Russia Has 'Changed Tactics' as Ukraine War Heads for Next Phase

Russian forces "have changed their tactics" as the first anniversary of the full-scale invasion of Ukraine approaches, according to Kyiv.

On Thursday, the Ukrainian Air Force reported fresh waves of missile strikes hitting different regions of the war-torn country throughout the night.

Writing in an operational update on Facebook, the air force said Moscow had targeted critical infrastructure. Russia launched 32 missiles, it added, including eight "Kalibr" missiles from a frigate in the Black Sea.

Ukraine's air defense systems intercepted half of the missiles, the air force said. Strikes were reported in the central regions, as well as in the north and west of Ukraine.

Vladimir Putin
Above, Russian President Vladimir Putin meets with workers at a plant, which is part of Russian missile manufacturer Almaz-Antey, in Saint Petersburg on January 18, 2023. Russian forces have "changed tactics," as the anniversary of its invasion of Ukraine approaches, according to Ukrainian President Volodymyr Zelensky's office. Ilya PITALEV / SPUTNIK/AFP via Getty Images

The missile strikes took place in a two-hour window between 1.40 a.m. and 3.45 a.m. local time, according to Ukrainian General Valery Zaluzhny. The missiles were a mixture of cruise missiles, guided air and anti-ship missiles, the commander-in-chief of Ukraine's armed forces added.

"The Russians have changed their tactics somewhat," Andriy Yermak, the head of Ukrainian President Volodymyr Zelensky's office, wrote on Telegram when discussing the strikes. "They conduct active reconnaissance, use false targets."

Newsweek reached out to the Russian Defense Ministry for comment.

On Wednesday, Kyiv said six Russian balloons had been seen above the capital. The balloons were shot down by Ukrainian air defenses, it added.

"According to information that is now being clarified, these were balloons that move in the air under the propulsion of wind," the administration said, adding they may have been intended to "detect and exhaust our air defenses."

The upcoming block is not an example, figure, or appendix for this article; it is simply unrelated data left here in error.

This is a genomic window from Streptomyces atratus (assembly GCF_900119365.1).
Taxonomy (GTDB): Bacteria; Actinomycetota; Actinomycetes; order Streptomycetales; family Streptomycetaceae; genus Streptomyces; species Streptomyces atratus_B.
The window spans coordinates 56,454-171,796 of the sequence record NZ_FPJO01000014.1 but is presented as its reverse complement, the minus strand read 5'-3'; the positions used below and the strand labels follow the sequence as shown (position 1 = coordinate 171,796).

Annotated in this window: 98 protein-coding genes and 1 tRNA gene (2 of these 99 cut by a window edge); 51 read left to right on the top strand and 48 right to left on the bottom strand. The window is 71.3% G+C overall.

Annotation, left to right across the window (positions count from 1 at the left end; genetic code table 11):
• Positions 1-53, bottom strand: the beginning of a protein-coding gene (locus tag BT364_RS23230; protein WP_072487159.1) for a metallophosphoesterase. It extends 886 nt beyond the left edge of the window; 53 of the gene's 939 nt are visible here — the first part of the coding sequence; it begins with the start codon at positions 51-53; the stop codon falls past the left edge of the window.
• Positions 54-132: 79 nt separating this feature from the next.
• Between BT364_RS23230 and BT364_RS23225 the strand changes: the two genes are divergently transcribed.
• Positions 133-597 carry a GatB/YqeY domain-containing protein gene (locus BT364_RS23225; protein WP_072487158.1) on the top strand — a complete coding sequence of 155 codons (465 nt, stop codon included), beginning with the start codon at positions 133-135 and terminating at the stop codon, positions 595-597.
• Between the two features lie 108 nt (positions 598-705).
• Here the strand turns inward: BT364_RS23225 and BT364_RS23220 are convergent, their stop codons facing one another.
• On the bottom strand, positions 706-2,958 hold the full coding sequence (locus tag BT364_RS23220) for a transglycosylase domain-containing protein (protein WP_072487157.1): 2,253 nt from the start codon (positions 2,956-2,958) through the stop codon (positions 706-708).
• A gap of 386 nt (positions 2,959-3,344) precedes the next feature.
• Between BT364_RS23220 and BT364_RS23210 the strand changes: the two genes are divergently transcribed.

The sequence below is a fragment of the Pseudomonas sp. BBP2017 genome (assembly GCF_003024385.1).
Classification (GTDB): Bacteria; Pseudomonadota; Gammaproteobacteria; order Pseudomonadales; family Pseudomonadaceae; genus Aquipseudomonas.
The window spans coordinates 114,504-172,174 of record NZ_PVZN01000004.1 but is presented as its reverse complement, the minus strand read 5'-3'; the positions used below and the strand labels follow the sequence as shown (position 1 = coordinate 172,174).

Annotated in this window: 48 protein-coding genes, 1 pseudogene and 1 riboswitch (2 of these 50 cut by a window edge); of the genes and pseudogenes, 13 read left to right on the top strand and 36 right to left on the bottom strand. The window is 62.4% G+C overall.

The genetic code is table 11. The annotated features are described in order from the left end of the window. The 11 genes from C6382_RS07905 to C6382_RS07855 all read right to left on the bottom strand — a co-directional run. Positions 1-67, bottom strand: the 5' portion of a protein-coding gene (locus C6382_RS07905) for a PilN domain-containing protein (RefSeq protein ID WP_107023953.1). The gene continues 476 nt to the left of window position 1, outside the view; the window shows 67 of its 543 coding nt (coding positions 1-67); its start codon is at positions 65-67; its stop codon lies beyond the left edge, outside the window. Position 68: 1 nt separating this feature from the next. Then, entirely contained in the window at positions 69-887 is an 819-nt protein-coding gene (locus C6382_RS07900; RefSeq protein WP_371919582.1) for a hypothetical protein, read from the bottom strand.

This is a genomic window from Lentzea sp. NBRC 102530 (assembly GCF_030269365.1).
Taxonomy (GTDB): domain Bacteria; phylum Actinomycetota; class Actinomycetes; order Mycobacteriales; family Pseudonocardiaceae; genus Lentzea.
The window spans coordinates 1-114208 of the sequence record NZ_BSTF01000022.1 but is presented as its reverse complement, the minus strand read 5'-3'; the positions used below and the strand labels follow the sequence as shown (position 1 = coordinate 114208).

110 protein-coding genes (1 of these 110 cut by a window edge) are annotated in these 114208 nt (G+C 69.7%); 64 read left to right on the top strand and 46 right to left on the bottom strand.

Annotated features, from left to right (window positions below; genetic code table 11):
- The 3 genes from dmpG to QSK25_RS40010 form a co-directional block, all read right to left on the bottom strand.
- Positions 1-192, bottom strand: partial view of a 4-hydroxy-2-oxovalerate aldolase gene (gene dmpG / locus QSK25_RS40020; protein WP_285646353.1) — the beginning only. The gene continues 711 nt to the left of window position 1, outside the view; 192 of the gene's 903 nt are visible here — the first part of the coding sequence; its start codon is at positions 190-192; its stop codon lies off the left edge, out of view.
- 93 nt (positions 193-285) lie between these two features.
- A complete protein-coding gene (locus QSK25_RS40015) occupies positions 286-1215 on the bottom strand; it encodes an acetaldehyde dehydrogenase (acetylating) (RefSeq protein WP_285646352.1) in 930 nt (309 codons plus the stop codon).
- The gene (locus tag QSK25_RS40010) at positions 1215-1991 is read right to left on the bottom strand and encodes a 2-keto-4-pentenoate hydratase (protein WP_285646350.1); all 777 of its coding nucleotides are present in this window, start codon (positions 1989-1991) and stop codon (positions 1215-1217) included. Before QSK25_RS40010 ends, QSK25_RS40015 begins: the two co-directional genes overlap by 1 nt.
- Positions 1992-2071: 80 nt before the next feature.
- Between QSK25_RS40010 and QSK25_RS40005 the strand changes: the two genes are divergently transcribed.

Yuriy Ihnat, a spokesperson for Ukraine's air force, suggested the appearance of balloons could be a move towards protecting its reserves of reconnaissance drones, according to Reuters.

He said Moscow could favor the balloons over the likes of the Orlan-10 reconnaissance UAV, or unmanned aerial vehicle. It is not known how many Orlan-10 drones Russia has lost, but Ukraine's air force most recently said it had downed one Orlan-10 on February 11.

The air force lists Orlan-10 drones as one of the operational-tactical level UAVs deployed in Ukraine. In an updated tally, Ukraine's General Staff of the Armed Forces said on Thursday that Russia had lost a total of 2,012 operational-tactical level UAVs since the invasion began.

"Reconnaissance drones like the Orlan-10 are now being used more sparingly (by Russia), and they thought 'Why don't we use these balloons?' So they are using them," Ihnat said during a Ukrainian television broadcast.

Ukrainian officials have predicted that Russian forces will imminently launch a new offensive to coincide with marking one year since the beginning of the full-scale war.

Ukraine's defense minister, Oleksiy Reznikov, said at the start of this month that Moscow would attempt to "try something around February 24" because of the "symbolism" of the date. Other Ukrainian officials have suggested this could come even sooner, although western analysts have doubted Russia's ability to successfully carry out new offensive operations.